Amjad Rihan raised concerns about his employer laundering money and was branded a troublemaker and dismissed. Howard Shaw raised concerns about the Met Police’s interview process and was removed from his unit and faced unfounded disciplinary action. Shahmir Sanni blew the whistle on Vote Leave’s campaign tactics and was outed as gay by Downing Street and dismissed.
Under the Public Interest Disclosure Act 1998, whistleblowers have the right not to suffer any detriment as a result of raising public interest concerns. Rihan, Shaw and Sanni should not have been victimised, bullied nor dismissed for taking the brave and difficult decision to raise workplace wrongdoing. The problem with the current legislation is that it only allows workers to bring a claim in the Employment Tribunal once the detriment has occurred. By this time, it is often too late.
Primarily, our draft Bill will place a positive duty on employers to actively take all reasonable steps to prevent detrimental treatment of whistleblowers or to stop detriment immediately if it begins to occur. This would mean employers would need to be far more proactive in terms of preventing managers, co-workers and third parties such as suppliers from retaliating against a whistleblower. This duty will mean that whistleblowing or speak up procedures can no longer simply be a “tick-box exercise”. Employers will need to demonstrate that they have effective measures in place.
This is so important because fear of victimisation can impact on the ability of concerned workers to raise their concerns. Our joint survey with YouGov from 2018 showed that 23% of working adults would not speak up due to fear of reprisals – the most common barrier preventing workers from raising concerns. This means that victimisation is dangerous for the whistleblowing culture of any workplace; if other workers are aware of colleagues being victimised for speak up, then this suppress future whistleblowing. By compelling employers to consider and implement procedures to specifically prevent victimisation, whistleblowers will feel more confident about coming forward.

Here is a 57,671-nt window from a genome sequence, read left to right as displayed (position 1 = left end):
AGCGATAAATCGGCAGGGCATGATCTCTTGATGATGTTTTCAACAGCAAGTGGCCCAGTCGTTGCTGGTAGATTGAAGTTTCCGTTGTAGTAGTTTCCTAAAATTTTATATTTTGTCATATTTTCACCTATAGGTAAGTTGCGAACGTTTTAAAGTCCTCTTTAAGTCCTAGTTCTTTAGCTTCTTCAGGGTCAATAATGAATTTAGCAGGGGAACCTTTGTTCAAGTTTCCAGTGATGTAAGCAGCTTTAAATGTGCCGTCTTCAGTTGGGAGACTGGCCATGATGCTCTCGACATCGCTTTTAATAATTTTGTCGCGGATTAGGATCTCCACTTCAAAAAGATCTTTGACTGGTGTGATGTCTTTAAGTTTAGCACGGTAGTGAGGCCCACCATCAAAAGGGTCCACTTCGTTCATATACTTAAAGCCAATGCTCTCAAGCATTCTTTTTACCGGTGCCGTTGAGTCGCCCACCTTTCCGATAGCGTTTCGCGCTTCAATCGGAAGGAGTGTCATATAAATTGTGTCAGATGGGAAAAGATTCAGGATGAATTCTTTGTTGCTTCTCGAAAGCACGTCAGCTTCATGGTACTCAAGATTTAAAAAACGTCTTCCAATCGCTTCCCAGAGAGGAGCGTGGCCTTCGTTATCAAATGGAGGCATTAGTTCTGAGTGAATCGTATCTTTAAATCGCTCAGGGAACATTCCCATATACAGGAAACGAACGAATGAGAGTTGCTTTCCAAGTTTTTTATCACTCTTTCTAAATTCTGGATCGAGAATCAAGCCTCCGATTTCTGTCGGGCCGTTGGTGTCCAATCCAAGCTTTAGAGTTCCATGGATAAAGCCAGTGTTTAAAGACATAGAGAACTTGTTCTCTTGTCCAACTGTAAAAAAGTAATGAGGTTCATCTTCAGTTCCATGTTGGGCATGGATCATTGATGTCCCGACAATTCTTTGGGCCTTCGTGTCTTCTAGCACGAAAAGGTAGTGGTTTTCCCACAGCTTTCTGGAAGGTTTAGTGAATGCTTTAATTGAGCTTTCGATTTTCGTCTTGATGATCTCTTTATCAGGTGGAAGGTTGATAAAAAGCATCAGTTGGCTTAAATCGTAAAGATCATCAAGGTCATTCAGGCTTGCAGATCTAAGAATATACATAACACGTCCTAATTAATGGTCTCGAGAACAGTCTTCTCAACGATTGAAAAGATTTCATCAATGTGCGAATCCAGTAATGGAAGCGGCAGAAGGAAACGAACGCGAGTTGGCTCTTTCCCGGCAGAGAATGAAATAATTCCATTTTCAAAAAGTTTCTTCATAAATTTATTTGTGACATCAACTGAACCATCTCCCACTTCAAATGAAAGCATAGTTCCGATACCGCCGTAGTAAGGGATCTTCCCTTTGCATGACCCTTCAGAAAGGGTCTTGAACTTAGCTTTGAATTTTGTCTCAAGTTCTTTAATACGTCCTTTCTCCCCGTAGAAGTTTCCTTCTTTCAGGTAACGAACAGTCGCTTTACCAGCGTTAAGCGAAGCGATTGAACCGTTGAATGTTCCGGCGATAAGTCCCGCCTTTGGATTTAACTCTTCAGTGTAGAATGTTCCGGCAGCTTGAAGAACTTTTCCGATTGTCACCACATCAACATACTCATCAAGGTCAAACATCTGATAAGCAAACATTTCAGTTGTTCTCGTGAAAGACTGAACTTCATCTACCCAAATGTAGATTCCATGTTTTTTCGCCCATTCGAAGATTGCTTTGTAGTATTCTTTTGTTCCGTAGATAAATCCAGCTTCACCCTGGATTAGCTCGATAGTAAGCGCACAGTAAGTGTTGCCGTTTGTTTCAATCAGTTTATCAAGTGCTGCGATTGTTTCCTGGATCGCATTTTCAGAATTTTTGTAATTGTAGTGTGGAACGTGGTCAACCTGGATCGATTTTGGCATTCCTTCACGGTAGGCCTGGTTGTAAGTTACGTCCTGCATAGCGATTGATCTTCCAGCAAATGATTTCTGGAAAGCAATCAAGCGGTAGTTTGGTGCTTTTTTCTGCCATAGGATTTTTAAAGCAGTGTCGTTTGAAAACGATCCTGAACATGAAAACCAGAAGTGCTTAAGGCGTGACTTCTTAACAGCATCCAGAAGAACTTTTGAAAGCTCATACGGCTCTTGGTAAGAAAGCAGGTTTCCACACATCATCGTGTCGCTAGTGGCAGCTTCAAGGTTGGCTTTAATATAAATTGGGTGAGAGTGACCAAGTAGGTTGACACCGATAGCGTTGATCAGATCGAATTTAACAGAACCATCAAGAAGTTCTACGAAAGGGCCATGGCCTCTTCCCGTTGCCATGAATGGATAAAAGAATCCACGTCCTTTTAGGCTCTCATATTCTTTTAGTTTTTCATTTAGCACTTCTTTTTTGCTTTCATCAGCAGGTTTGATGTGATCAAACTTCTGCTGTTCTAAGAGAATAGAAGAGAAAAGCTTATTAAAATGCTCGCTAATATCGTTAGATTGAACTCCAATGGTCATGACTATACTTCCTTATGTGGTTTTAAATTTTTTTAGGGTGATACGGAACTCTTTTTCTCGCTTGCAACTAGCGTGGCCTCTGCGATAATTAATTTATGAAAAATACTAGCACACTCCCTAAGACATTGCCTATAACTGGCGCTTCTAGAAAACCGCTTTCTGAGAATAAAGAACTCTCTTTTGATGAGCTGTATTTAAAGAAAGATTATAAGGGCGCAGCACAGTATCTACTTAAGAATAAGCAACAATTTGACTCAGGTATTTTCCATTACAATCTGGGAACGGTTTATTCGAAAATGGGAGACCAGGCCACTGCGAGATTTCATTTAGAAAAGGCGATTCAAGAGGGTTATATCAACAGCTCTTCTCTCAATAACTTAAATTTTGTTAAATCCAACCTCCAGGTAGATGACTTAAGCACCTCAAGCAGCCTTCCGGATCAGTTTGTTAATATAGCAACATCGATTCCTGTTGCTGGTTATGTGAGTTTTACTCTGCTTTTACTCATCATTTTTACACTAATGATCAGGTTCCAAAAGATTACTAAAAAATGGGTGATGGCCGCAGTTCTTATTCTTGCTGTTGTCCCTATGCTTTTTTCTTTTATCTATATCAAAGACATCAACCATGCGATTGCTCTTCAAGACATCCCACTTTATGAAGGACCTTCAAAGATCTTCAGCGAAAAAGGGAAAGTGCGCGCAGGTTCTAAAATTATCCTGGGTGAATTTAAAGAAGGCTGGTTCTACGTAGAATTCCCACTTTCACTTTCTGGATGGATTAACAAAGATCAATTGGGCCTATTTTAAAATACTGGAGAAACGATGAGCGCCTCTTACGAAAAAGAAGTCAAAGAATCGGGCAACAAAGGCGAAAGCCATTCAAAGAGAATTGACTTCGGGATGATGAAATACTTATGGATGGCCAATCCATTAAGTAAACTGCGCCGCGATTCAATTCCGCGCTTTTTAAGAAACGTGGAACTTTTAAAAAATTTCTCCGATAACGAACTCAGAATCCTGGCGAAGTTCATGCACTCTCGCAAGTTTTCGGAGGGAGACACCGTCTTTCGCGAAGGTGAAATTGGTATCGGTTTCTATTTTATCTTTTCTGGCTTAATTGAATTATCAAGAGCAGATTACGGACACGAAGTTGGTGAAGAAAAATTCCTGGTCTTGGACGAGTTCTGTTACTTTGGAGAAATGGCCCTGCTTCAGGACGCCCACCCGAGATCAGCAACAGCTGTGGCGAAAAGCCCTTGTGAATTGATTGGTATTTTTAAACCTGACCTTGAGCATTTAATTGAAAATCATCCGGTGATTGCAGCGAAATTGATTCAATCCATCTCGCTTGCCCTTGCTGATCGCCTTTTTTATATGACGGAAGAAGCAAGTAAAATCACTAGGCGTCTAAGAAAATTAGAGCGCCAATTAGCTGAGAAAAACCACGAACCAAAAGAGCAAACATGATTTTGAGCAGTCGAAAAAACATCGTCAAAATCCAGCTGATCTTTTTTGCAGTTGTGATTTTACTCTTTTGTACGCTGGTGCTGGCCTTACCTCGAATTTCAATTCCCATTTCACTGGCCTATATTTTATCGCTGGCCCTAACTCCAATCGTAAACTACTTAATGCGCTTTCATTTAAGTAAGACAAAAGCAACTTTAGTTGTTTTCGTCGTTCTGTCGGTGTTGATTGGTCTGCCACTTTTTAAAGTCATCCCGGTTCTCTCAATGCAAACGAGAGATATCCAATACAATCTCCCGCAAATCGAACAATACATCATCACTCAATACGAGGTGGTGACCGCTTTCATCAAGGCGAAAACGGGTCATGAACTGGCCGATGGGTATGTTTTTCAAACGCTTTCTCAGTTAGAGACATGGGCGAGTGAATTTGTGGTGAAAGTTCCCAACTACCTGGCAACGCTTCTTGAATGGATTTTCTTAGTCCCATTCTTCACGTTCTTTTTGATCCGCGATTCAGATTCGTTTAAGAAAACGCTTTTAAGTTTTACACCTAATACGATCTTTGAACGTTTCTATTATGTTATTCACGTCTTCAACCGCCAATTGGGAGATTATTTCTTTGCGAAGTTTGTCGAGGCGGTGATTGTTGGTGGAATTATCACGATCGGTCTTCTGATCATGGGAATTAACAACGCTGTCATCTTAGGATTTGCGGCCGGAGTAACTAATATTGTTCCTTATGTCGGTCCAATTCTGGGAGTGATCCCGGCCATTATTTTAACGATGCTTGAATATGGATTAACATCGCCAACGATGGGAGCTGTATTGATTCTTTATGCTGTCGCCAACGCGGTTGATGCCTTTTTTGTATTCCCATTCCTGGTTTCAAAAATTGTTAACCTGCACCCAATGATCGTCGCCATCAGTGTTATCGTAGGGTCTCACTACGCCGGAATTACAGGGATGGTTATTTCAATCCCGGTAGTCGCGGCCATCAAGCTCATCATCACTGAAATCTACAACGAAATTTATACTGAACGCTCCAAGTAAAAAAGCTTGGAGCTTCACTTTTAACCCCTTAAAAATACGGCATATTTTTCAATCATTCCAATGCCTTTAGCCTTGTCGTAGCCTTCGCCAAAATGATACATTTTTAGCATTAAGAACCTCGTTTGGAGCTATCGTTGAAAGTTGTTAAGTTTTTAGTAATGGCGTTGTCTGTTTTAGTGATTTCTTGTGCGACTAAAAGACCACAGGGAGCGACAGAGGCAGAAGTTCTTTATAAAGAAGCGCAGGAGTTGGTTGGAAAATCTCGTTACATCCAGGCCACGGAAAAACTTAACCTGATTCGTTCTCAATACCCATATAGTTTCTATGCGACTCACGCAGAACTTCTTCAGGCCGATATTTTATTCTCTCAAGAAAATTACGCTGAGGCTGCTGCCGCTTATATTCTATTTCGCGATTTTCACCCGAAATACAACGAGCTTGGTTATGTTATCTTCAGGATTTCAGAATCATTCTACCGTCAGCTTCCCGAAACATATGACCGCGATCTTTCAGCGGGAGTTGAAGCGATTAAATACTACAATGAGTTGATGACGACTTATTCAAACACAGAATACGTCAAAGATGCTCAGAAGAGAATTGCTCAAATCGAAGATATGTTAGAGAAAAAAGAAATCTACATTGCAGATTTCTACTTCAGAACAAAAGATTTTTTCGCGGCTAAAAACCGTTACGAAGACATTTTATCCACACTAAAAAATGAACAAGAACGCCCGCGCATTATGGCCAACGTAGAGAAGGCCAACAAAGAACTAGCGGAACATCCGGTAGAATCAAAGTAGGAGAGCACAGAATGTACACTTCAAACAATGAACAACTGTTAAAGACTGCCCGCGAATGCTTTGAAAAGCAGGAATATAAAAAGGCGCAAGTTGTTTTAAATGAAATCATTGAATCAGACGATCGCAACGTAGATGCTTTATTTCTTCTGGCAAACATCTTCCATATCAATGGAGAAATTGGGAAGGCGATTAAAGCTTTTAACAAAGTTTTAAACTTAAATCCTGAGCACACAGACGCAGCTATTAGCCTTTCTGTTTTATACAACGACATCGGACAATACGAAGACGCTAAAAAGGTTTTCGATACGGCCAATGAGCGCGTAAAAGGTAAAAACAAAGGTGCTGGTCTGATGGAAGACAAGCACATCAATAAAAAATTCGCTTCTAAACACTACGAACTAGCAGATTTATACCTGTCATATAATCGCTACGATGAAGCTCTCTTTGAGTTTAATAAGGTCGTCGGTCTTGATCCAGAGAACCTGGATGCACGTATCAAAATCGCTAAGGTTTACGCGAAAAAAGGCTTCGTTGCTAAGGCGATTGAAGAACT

A 2017 study by the Association of Certified Fraud Examiners showed that fraud is more effectively detected by tip-offs than internal auditing. Furthermore, research from Stubben and Welch in the USA has shown that firms which actively use their internal reporting systems are more likely to address concerns before they become larger problems which means employers face fewer legal claims. This not only reduces litigation costs for employers but also lowers settlement amounts. A new duty on employers will not be a burden on good organisations but instead will offer a competitive advantage as it will punish organisations that do not take whistleblowing or speak up culture seriously.
This new duty offers great protection for whistleblowers, employers and the public more generally.
By Kyran Kanda, Protect Adviser